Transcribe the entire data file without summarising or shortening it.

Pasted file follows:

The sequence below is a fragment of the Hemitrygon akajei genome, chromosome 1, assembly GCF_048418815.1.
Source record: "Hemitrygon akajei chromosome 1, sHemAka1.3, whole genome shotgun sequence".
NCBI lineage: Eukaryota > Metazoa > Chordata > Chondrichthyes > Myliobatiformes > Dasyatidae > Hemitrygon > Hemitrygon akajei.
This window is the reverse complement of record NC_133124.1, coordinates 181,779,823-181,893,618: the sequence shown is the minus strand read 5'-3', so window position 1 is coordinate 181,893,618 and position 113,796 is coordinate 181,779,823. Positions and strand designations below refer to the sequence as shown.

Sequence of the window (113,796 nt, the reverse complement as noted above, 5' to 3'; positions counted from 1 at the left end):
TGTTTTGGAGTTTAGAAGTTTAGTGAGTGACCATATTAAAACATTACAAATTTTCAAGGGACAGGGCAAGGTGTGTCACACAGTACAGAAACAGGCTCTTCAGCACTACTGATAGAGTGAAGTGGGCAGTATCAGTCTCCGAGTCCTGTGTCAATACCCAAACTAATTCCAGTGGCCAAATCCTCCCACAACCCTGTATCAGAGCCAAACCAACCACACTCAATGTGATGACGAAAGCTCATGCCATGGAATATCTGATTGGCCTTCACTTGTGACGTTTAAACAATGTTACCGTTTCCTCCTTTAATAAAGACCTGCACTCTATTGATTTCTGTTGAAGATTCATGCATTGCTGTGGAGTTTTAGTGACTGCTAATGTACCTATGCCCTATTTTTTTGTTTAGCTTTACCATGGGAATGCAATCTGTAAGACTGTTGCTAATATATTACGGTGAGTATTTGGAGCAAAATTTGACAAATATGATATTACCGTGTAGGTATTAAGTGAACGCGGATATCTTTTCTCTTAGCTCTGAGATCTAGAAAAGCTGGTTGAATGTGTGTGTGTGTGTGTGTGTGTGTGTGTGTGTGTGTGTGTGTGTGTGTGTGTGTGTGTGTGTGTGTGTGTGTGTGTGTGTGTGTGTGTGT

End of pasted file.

The sequence below is a fragment of the Hemitrygon akajei genome, chromosome 1, assembly GCF_048418815.1.
Source record: "Hemitrygon akajei chromosome 1, sHemAka1.3, whole genome shotgun sequence".
NCBI lineage: Eukaryota > Metazoa > Chordata > Chondrichthyes > Myliobatiformes > Dasyatidae > Hemitrygon > Hemitrygon akajei.
This window is the reverse complement of record NC_133124.1, coordinates 181,779,823-181,893,618: the sequence shown is the minus strand read 5'-3', so window position 1 is coordinate 181,893,618 and position 113,796 is coordinate 181,779,823. Positions and strand designations below refer to the sequence as shown.

Sequence of the window (113,796 nt, the reverse complement as noted above, 5' to 3'; positions counted from 1 at the left end):
TGTTTTGGAGTTTAGAAGTTTAGTGAGTGACCATATTAAAACATTACAAATTTTCAAGGGACAGGGCAAGGTGTGTCACACAGTACAGAAACAGGCTCTTCAGCACTACTGATAGAGTGAAGTGGGCAGTATCAGTCTCCGAGTCCTGTGTCAATACCCAAACTAATTCCAGTGGCCAAATCCTCCCACAACCCTGTATCAGAGCCAAACCAACCACACTCAATGTGATGACGAAAGCTCATGCCATGGAATATCTGATTGGCCTTCACTTGTGACGTTTAAACAATGTTACCGTTTCCTCCTTTAATAAAGACCTGCACTCTATTGATTTCTGTTGAAGATTCATGCATTGCTGTGGAGTTTTAGTGACTGCTAATGTACCTATGCCCTATTTTTTTGTTTAGCTTTACCATGGGAATGCAATCTGTAAGACTGTTGCTAATATATTACGGTGAGTATTTGGAGCAAAATTTGACAAATATGATATTACCGTGTAGGTATTAAGTGAACGCGGATATCTTTTCTCTTAGCTCTGAGATCTAGAAAAGCTGGTTGAATGTGTGTGTGTGTGTGTGTGTGTGTGTGTGTGTGTGTGTGTGTGTGTGTGTGTGTGTGTGTGTGTGTGTGTGTGTGTGTGTGTGTGTGTGT